Metro breweries still adjusting to new regulations during pandemic

The beer-to-go setup at Steel Bender, where 96 percent of the front-of-house staff was laid off. (Photo courtesy of Mario Caldwell)

Most craft beer drinkers have been able to adjust to the new normal of to-go beer only from breweries, but we still wanted to know just how the breweries have adjusted with no major changes in statewide edicts since dine-in sales were stopped.

After Luke checked in with the Santa Fe-area breweries last week, I sent out an email questionnaire to most of the breweries that have remained open in the Albuquerque metro area. Here are the seven responses we received so far, most of which came from the smaller breweries.

NMDSBC: Between the back-of-house and front-of-house, how many staff members did you have to lay off?

  • Scott Salvas, owner/brewer, Brew Lab 101: We have only 10 regular staff and have divided up hours so everyone gets some, so technically we haven’t laid anyone off, not completely, just reduced hours. However, some of our staff have other jobs so they opted to not take any hours for now at Brew Lab.
  • Joel Gregory, owner, Ex Novo: All-in, we’ve laid off seven people here, and some others have reduced hours.
  • Andrew Kalemba, owner/brewer, High and Dry: We typically have six people on staff which includes myself. We are down to two staff and I have taken myself off payroll. Total of four.
  • Ken Carson, owner, Nexus: 24
  • Anne O’Neill, co-owner, Sidetrack: We haven’t laid anyone off, but bartender shift hours have been cut to 20 percent of normal.
  • Shelby Chant, co-owner, Steel Bender: Of our TAPROOM and KITCHEN crew (so this doesn’t include brewers and sales/distribution), we had to make the heartbreaking decision to lay off 96 percent.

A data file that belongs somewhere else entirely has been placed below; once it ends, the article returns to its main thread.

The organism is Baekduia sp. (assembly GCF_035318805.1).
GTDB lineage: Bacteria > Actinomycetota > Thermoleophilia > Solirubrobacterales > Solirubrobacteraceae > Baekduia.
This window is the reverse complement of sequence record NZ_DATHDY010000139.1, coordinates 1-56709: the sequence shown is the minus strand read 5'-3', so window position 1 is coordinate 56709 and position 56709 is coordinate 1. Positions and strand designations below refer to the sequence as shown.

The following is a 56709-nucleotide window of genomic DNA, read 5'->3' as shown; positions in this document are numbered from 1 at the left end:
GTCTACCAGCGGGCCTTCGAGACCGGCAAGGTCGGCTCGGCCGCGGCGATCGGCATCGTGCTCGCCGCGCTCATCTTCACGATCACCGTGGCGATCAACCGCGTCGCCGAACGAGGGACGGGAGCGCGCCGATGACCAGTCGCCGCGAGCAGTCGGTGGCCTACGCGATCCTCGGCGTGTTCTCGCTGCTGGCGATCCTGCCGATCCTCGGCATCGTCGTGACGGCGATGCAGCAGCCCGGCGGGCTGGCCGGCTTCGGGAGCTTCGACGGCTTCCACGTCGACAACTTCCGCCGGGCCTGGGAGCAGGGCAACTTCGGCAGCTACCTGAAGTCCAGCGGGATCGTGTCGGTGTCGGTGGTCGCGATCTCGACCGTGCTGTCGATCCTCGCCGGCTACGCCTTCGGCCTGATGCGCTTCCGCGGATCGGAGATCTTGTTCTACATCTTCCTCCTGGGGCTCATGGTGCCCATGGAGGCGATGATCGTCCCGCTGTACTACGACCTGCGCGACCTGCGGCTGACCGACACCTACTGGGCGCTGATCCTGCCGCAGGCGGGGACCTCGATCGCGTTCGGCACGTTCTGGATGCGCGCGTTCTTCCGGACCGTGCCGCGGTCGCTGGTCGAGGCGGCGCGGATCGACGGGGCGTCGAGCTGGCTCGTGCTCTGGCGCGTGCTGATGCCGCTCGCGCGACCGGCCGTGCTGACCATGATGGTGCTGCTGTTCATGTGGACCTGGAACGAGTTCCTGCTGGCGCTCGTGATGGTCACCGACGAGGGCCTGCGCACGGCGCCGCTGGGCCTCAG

• Nico Ortiz, owner, Turtle Mountain: We’ve laid off 40 of our 60 employees. We will have a skeleton crew of kitchen and FOH staffers taking care of the to-go and delivery business.
Brew Lab 101 right before opening in the afternoon. (Photo courtesy of Scott Salvas)

NMDSBC: How many people are still working, back and front?

  • Brew Lab 101: Six.
  • Ex Novo: There are two people working the taproom, including myself. We laid off the draft self-distro team. We’re pooling tips in the interim to pass on to staff upon return to work.
  • High and Dry: Two-to-three-ish. Still making a little beer as needed to keep inventory up, but balancing that with demand is whole new calculation that we haven’t figured out yet
  • Nexus: So overall about 50 percent laid off. BOH – laid off four out of 10. FOH – laid off 10 of 20. This is for our main location. Laid off all of the Smokehouse, about 10.
  • Sidetrack: All employees are still working, but work hours have decreased significantly for some.
  • Steel Bender: For package to-go sales, we have four staff members (two of them are sales/distribution folks).
  • Turtle Mountain: We have 20 people between back and front still earning tips and wages.

NMDSBC: How big of a drop-off in beer and food (should you have it) sales have you experienced? A percentage would probably work better than a straight money figure.

  • Brew Lab 101: We are doing about 40 percent of normal revenue
  • Ex Novo: Oddly enough, our sales haven’t dropped off too much as we just do beer, probably 20 percent, and we’re only (open) six hours a day. Some people are seriously stocking up on package beer, so not sure if the consumption is keeping up with that or if we’ll see it drop off a lot when people’s fridges are full.
  • High and Dry: Our sales are 20-to-25 percent of what they were. So ~75-percent decline. Very sporadic from day to day. Not sure if this trend will continue to decline or level off